Reader Comments

Post a new comment on this article

Ending Impact factor discrimination

Posted by plosmedicine on 30 Mar 2009 at 23:56 GMT

Author: Mangesh Thorat
Position: Specialist Registrar, Dept. of Surgical Oncology
Institution: Tata Memorial Hospital
Additional Authors: Priya M Thorat
Submitted Date: July 05, 2006
Published Date: July 5, 2006
This comment was originally posted as a “Reader Response” on the publication date indicated above. All Reader Responses are now available as comments.

Journal impact factor is proportional to the number of times journal articles are cited and is a very reliable scientific literature assessment tool. [1] However, it does not necessarily reflect the real-life impact of literature. In fact, it may reflect the 'Big-Money-Research' content published in a particular journal.

Research in affluent countries focuses largely on diseases like Alzheimer's, Parkinson's, Cancer, Multiple sclerosis etc., attracting huge money, and employing large number of scientists who publish and cite articles on these diseases. As a result, articles in good journals, which focus on publishing this kind of research attract numerous citations inflating their impact factor. However, the impact of such research on the general world population remains meagre.

In contrast, only 10% of overall research is done on diseases affecting 90% of world's population. This results in fewer citations, thus deflating the impact factor of the good journals that publish research on third world diseases. Good research in these diseases saves many more lives, but journals representing the poor score poorly on the impact factor scale. Numerous journals publishing such research are lost in obscurity, seriously impairing the accessibility of scientific knowledge. Will the interest in third world research increase if the impact factor of such journals improves, giving these authors their due scientific status?

To end this rich-poor divide in the scientific literature, clinical journals (not predominantly basic research journals) should be measured on a new additional Clinical Impact Factor (CIF) scale. Each article should be given an incidence-based score (IBS), representing the number of millions affected by that disease. For example, a score of 0.16 for a melanoma paper since it affects 160,000 people annually [2], and a score of 30 for neonatal infections paper since these affect 30,000,000 neonates annually [3]. A total 'journal-wise' annual IBS would be multiplied by the number of citations to get the Clinical Citation Score (CCS), which would form the numerator for calculating CIF.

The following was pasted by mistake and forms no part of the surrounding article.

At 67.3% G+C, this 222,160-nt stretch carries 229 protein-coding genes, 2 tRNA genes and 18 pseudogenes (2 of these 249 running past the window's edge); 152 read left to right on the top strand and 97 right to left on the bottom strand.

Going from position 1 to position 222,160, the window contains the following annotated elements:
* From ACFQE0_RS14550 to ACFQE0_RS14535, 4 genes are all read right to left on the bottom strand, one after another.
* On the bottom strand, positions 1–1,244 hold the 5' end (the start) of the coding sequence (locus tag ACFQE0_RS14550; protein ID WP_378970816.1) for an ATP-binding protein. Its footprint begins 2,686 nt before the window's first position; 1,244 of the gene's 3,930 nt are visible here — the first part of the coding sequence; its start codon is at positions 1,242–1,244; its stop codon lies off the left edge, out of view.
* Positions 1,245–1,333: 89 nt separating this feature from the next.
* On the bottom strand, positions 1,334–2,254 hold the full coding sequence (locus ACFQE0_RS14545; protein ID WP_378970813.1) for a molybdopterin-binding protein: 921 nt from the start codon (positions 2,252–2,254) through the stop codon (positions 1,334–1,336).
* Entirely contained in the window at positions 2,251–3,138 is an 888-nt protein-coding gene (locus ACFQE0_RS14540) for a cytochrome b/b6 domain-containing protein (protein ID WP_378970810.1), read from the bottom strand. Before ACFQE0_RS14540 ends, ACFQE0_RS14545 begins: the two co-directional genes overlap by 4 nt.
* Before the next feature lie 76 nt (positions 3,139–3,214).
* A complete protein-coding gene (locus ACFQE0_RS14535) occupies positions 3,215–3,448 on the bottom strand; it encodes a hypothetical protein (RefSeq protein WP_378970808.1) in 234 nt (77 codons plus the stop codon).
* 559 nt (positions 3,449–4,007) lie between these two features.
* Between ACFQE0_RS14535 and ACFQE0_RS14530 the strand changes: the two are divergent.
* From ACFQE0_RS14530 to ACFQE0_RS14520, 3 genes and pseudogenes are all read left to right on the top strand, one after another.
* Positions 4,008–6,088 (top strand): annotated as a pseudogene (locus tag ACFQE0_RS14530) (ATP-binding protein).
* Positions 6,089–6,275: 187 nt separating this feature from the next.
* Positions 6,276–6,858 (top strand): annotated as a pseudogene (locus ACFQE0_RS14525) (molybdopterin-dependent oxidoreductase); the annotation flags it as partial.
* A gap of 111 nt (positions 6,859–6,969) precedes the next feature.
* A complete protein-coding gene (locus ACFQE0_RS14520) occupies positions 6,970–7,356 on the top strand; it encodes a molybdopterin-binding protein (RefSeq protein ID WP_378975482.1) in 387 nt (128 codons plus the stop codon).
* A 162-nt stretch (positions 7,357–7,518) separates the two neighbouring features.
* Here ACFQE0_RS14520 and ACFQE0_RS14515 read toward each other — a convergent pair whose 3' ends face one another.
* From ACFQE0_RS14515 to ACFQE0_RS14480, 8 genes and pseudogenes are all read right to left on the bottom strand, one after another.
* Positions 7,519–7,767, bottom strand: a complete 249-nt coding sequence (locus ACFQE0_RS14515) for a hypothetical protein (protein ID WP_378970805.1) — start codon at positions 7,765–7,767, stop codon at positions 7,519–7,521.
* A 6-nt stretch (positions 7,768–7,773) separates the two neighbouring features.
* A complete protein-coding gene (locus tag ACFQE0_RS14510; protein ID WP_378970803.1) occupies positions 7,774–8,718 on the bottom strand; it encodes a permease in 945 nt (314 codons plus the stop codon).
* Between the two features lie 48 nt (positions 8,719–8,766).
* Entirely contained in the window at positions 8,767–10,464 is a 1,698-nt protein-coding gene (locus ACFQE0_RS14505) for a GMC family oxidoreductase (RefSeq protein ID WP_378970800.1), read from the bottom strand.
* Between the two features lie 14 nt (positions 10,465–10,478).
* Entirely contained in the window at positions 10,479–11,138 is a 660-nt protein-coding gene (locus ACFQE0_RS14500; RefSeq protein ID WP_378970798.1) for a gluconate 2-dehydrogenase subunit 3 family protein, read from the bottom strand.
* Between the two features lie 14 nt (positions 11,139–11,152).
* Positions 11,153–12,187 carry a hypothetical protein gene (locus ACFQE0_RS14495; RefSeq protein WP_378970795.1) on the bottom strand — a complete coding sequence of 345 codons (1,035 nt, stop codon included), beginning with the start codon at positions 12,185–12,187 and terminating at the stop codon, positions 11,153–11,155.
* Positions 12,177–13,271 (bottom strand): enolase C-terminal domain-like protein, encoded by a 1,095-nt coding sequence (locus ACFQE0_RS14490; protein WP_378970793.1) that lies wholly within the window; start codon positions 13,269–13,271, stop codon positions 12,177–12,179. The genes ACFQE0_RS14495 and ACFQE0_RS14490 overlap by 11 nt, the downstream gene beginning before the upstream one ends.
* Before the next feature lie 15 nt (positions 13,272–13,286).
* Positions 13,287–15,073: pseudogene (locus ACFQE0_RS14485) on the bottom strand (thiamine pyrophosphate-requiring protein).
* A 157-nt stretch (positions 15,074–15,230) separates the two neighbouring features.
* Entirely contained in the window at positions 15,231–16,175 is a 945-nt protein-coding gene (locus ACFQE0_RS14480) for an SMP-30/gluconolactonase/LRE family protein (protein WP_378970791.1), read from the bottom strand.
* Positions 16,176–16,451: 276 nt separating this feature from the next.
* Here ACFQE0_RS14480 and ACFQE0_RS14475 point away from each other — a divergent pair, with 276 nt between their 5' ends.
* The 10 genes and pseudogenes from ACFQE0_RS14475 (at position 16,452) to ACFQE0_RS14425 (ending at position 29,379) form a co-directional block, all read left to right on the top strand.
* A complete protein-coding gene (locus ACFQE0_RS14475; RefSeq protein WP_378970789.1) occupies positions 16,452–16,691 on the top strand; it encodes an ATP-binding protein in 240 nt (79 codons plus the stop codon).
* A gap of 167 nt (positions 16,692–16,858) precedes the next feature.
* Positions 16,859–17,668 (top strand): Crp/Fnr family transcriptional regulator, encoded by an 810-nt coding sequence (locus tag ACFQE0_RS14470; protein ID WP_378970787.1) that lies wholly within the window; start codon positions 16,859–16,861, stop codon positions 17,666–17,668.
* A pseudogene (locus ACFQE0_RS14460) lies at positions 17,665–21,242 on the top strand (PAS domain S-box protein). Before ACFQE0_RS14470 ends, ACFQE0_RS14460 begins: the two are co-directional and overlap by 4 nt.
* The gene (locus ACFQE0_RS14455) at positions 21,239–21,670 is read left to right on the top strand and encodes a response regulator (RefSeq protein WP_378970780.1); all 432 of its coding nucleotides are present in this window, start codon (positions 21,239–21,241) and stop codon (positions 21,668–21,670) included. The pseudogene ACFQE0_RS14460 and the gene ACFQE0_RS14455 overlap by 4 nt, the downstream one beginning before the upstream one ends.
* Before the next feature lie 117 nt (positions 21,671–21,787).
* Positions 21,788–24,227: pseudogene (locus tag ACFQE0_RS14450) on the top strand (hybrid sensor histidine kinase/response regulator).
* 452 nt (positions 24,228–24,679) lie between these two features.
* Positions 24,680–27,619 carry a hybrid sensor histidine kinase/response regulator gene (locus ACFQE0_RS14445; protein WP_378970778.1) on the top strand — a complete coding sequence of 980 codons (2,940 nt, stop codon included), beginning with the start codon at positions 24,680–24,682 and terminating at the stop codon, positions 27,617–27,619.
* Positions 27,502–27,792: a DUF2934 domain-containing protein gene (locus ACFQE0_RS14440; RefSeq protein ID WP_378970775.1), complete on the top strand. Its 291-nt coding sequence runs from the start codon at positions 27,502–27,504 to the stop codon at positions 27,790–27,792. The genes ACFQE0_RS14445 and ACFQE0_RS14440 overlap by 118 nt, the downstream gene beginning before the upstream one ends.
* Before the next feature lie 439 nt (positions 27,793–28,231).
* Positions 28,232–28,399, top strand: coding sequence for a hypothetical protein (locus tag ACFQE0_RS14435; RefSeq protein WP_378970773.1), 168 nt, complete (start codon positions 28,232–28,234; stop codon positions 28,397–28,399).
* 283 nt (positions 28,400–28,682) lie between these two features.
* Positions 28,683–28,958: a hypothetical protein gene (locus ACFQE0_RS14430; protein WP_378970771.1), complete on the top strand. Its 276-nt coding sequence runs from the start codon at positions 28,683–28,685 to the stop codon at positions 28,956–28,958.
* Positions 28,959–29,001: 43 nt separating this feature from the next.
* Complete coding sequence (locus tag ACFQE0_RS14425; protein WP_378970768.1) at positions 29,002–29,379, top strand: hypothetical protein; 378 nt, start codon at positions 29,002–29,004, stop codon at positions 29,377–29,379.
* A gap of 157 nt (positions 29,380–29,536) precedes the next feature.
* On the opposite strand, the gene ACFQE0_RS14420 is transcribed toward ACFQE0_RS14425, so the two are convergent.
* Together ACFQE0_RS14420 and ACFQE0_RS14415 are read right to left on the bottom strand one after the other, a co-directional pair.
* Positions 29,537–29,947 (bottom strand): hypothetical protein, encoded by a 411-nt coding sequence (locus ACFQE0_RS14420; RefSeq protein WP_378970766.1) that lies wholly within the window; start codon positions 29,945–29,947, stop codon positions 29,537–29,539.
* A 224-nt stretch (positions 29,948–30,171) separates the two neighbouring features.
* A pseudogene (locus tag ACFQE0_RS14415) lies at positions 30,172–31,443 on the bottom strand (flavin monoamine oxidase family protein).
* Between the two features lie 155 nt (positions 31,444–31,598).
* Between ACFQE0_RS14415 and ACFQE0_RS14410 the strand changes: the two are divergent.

If feasible, a more accurate method wouldbe an 'article-wise' IBS and CCS. A CIF based on article-wise CCS would stop editors from publishing second-grade research in high-incidence diseases just to improve the IBS of their journal. CIF comparisons will encourage editors to publish good research on third world diseases, thus promoting research in these diseases to eventually decrease research discrimination against these diseases. This will be the real meaning and application of impact factor, to impact rich and poor alike.


1. Garfield E. The history and meaning of the journal Impact Factor. JAMA 2006; 295(1): 90-93.
2. J. Ferlay, F. Bray, P. Pisani, et al. GLOBOCAN 2002 Cancer Incidence, Mortality and Prevalence Worldwide IARC CancerBase No. 5, version 2.0 IARC Press, Lyon, 2004.
3. Stoll BJ. The global impact of neonatal infection. Clin Perinatol 1997; 24(1): 1-21.

No competing interests declared.